When you're applying to grad school, one school just isn't enough. Somewhere between five and ten is a more sensible number to apply to. It's also a more difficult number to keep track of. Grad school applications tend to have several parts, and different grad schools can have different requirements.  But there's an easy way to stay on top of it all.

## Algebra or Arithmetic?

Math on GRE Quant can be broken down into four categories:

• Arithmetic and Number Properties
• Algebra
• Geometry
• Data Interpretation and Statistics

While algebra may be a distinct topic on the GRE, there is considerable overlap between algebra and the other areas tested, and incorporating algebra into geometry or data interpretation questions is a common way to make these questions more difficult.

In a previous post we discussed how to try out the answers to find one that satisfied the conditions in the problem. In this post, we'll discuss how to turn even complicated algebra into more straightforward arithmetic: Supplying Numbers™. There are two benefits to this strategy:

1. Eliminate common algebraic errors and increase accuracy
2. Work through complicated problems quickly

While it is possible to supply numbers in different ways depending on the problem, the basic process is as follows:

1. Evaluate the problem to identify whether it involves algebra, either explicit (as formulas, etc.) or implicit (as a word problem that needs to be converted to an expression).
2. Determine whether you may supply any missing values. Pick appropriate, easy numbers. Look at the rest of the problem to see what numbers might work best.
3. Work through the problem with your numbers to determine the answer.
4. Test out the answer choices to see which one works.

Read below to see an example of this process at work.

Check out the Question of the Week:

Attempt the question; then read the explanation below.

Topics: GRE prep, GRE Challenge

GRE students are a diverse group. "Non-traditional" students are the tradition in GRE preparation. Whether you're a working parent, a recent college graduate, a professional seeking an advanced degree, someone seeking a career change, an academic, or any combination of the above, you will fit right in with other GRE students.

One of the greatest challenges for people with existing responsibilities is to find the time to prepare successfully for the GRE while staying on top of your job, family, application process, and all the complexities of life.

In this post, we'll discuss a step-by-step approach to success with the GRE using readily available resources.

Topics: GRE prep, GRE

## Pilot Program May Have Implications for Other Law Programs

Since early this year, the ABA has continued to move forward with eliminating the accreditation standard mandating that schools use a standardized test in admissions, a proposal adopted in committee that now awaits adoption by the ABA House of Delegates. In a nutshell, this means that law schools would no longer need to require any standardized test for admissions. While some law schools might dispense with not only the LSAT but also standardized testing altogether, these schools will be the exception; instead, many law schools may follow the example of the University of Pennsylvania and the eighteen other law schools that accept the GRE for admissions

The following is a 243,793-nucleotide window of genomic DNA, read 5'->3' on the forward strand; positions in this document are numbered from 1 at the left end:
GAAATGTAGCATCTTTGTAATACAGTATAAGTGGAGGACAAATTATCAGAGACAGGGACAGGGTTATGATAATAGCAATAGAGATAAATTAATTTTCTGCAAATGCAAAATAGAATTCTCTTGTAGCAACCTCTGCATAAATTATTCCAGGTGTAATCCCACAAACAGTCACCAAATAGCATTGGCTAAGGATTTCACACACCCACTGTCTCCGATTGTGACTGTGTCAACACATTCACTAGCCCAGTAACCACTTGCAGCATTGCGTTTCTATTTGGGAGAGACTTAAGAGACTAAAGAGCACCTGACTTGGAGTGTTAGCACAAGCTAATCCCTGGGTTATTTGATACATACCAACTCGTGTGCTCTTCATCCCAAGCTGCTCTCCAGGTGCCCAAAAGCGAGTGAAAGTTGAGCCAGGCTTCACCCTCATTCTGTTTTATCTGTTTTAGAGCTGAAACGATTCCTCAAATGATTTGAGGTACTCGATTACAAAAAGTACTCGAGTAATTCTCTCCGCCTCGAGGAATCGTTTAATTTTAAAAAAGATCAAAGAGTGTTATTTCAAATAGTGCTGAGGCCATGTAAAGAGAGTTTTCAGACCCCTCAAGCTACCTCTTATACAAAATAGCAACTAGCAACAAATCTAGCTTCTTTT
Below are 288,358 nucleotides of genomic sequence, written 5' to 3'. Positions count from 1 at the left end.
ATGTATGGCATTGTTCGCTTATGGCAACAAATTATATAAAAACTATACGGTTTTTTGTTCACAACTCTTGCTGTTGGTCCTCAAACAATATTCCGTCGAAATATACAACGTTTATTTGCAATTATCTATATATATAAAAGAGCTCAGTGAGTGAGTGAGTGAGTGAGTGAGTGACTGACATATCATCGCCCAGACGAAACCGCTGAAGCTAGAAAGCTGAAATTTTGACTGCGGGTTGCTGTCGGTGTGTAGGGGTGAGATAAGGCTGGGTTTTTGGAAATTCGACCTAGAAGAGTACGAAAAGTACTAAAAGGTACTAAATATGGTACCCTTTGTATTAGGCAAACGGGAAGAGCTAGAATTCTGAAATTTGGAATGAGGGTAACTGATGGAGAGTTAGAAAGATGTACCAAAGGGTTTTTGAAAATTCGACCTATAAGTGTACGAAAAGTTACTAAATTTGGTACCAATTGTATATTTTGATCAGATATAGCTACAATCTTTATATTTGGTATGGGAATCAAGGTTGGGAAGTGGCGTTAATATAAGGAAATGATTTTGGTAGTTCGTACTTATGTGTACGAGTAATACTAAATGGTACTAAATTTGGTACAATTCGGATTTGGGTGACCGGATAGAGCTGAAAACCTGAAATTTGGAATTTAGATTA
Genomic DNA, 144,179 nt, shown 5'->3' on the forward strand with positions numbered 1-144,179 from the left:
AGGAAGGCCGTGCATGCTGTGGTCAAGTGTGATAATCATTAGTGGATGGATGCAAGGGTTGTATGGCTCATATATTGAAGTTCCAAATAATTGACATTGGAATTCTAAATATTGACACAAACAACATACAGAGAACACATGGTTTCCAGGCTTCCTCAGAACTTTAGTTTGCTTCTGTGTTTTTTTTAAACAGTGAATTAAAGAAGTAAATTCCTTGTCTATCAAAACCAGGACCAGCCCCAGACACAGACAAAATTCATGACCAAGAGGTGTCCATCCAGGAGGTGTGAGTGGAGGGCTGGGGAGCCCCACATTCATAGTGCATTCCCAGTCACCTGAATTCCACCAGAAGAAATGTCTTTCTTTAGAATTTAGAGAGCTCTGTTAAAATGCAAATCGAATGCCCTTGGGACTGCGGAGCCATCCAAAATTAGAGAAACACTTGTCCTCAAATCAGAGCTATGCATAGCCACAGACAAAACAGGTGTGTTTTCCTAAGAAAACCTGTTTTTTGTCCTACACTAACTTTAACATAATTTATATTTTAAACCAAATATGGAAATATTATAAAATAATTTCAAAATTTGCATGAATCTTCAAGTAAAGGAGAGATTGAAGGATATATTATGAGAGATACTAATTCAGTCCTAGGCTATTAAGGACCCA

## Repeated Question Patterns

Whether straightforward or difficult, almost every problem on GRE Quantitative Reasoning follows established templates, variations on time-tested scenarios. In this post, we will define sequences and series, explain how they work, and then attempt an example problem.

Key to success on the GRE is the ability to deal with problems in multiple ways, both conventional and unconventional. This way you will get stuck less frequently and always have additional approaches to fall back on in the event one approach doesn't work out the way you want it to. Watch these multiple approaches in action with our example problem below.

Topics: GRE prep, GRE Challenge

Last week, in response to the news that the ABA approved a proposal that formally removes the requirement that the LSAT be used for admissions purposes we discussed overall structural similarities between GRE and LSAT Reading Comprehension. This week we will compare in more detail similar question tasks on the GRE and the LSAT, specifically on GRE short and medium passage reading comp questions and LSAT Logical Reasoning question tasks.

While we still strongly advise you to consider the LSAT first for law school admissions, you may find that there is some overlap between preparation you do for the LSAT and the GRE. Equipped with this knowledge, you will be able to make an informed choice between preparing for the LSAT or the GRE, especially if you are considering dual degree, MBA, or other graduate programs.